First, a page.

Working Together in the Interest of Kids
By George Parker, 30 year veteran teacher and former president of the Washington D.C. Teachers' Union
While my past differences with Michelle Rhee have been well documented, it is important for me to clarify the many more areas essential to education reform where we agree, rather than disagree.
Despite our disagreements, Michelle and I negotiated a teachers' contract that raised D.C. teacher salaries to become one of the highest in the nation. We also significantly increased resources for teachers, including start-up allocations, computers for recordkeeping, improved professional development and instructional coaches assigned to all D.C. public schools. Although these areas of agreement are not as sensational and controversial as hiring and firing teachers or teacher tenure, they are very essential to improving the quality of education provided to D.C. students.
Many were surprised when I chose to work with Michelle as a Senior Fellow at StudentsFirst in an effort to help improve opportunity for children not just in Washington D.C., but throughout the nation. However, it was my overall experience in working with Michelle, and not simply the magnified areas of disagreement, that made joining StudentsFirst the right decision.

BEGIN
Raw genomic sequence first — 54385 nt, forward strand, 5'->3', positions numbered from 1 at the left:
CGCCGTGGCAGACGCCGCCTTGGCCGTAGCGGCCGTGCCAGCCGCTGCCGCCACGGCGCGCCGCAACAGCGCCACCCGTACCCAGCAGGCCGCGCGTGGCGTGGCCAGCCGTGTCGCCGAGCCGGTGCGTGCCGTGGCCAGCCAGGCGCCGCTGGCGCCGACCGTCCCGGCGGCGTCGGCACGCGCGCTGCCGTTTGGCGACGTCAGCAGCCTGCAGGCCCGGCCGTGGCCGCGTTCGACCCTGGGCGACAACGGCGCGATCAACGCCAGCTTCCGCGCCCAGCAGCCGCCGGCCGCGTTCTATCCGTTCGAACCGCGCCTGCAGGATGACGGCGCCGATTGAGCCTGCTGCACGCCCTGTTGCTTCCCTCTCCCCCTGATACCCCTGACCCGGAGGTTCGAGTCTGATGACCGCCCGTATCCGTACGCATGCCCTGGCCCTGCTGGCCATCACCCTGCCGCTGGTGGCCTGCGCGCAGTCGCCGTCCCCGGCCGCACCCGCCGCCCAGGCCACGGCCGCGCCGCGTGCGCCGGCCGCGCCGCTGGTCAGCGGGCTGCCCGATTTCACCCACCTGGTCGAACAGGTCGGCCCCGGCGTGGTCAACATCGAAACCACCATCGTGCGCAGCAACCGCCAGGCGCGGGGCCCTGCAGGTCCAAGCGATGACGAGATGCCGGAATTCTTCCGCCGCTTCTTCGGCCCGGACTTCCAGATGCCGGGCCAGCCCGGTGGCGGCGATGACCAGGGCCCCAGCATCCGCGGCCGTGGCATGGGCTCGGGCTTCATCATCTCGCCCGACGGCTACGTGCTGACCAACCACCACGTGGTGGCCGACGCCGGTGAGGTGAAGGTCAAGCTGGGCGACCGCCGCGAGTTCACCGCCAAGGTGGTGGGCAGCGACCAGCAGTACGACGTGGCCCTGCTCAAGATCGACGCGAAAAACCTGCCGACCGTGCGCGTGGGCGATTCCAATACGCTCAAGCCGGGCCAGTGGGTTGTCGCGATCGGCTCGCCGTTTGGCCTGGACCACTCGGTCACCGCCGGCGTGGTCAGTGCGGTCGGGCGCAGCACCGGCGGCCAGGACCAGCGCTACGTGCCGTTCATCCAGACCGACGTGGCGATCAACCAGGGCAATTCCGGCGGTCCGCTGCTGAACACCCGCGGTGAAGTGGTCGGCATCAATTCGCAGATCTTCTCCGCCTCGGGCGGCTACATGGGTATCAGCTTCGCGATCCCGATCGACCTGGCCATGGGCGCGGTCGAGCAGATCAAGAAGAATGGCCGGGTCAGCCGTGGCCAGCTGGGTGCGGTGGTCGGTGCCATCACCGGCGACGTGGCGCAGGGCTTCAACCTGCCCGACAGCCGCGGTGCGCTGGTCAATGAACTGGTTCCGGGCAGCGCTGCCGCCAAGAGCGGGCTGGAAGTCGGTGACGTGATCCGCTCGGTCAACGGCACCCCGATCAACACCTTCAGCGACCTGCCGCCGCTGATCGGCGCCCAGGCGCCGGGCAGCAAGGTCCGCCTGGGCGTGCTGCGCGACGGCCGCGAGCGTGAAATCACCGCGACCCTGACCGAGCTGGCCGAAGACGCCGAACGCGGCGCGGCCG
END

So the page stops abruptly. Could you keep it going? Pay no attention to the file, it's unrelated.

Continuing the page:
If we are to give our children the high quality education they deserve, then we cannot afford to allow the issues on which we may disagree to prevent us from working together in the areas where our views align. I believe if more educational leaders approached the debate on reforming our education system with an open mind, without predetermined rigid and inflexible views, it would greatly advance the conversation to the benefit of our students.
What Michelle brought to the table in Washington, D.C. was a relentless demand for accountability and high expectations that made me cautious and often resistant as President of the Washington Teachers' Union. However, she was also a catalyst for change that compelled me to think outside my "union box" and confront issues that ultimately made me rethink the question: "Am I truly putting students first?"
***For those interested, I recently addressed this same topic this past October at the StudentsFirst Faith Leaders National Education Policy Summit in front of many of my peers and fellow community leaders: